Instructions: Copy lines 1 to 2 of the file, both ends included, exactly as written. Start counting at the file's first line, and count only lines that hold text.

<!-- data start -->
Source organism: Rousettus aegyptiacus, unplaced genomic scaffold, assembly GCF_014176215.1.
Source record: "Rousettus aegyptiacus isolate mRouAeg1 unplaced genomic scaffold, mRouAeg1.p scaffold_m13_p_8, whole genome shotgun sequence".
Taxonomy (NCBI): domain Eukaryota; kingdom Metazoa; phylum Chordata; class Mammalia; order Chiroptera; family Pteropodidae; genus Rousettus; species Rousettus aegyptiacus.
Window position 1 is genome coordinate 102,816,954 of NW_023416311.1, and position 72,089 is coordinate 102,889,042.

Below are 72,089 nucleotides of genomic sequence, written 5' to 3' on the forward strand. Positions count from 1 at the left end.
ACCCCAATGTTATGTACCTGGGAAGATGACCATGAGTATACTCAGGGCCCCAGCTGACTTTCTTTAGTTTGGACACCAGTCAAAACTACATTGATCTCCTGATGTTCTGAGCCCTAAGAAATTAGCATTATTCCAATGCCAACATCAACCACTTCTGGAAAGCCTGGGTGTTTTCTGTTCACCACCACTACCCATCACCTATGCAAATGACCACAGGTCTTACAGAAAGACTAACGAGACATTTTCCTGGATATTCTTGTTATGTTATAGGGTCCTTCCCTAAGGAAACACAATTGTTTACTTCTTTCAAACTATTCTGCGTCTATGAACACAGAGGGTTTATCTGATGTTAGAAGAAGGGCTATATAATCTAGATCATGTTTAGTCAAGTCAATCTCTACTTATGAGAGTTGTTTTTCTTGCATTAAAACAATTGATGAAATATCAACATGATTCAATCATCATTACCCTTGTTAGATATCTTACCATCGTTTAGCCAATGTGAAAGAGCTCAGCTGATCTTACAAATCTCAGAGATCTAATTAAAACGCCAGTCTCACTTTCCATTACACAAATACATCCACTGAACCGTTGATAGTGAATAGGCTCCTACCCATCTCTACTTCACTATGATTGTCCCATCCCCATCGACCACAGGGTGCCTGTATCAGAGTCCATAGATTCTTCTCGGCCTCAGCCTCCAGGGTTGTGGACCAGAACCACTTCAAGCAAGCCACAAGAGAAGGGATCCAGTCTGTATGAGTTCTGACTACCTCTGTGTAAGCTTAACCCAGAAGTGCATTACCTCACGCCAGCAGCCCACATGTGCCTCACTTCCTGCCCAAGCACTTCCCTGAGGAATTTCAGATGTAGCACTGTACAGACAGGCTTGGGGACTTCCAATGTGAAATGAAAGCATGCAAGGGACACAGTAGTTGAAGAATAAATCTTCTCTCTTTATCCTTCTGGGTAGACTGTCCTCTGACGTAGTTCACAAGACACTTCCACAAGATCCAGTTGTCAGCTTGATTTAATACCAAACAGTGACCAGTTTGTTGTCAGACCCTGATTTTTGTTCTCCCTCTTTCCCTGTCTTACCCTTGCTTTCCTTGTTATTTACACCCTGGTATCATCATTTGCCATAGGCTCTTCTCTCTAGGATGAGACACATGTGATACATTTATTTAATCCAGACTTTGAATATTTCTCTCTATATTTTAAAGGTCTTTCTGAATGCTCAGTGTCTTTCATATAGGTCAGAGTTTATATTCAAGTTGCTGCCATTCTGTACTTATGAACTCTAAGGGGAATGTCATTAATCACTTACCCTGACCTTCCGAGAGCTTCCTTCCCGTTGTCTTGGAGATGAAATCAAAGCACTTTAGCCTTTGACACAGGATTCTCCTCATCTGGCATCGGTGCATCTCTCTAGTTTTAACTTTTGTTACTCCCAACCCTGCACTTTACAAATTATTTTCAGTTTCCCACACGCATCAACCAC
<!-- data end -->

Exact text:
Source organism: Rousettus aegyptiacus, unplaced genomic scaffold, assembly GCF_014176215.1.
Source record: "Rousettus aegyptiacus isolate mRouAeg1 unplaced genomic scaffold, mRouAeg1.p scaffold_m13_p_8, whole genome shotgun sequence".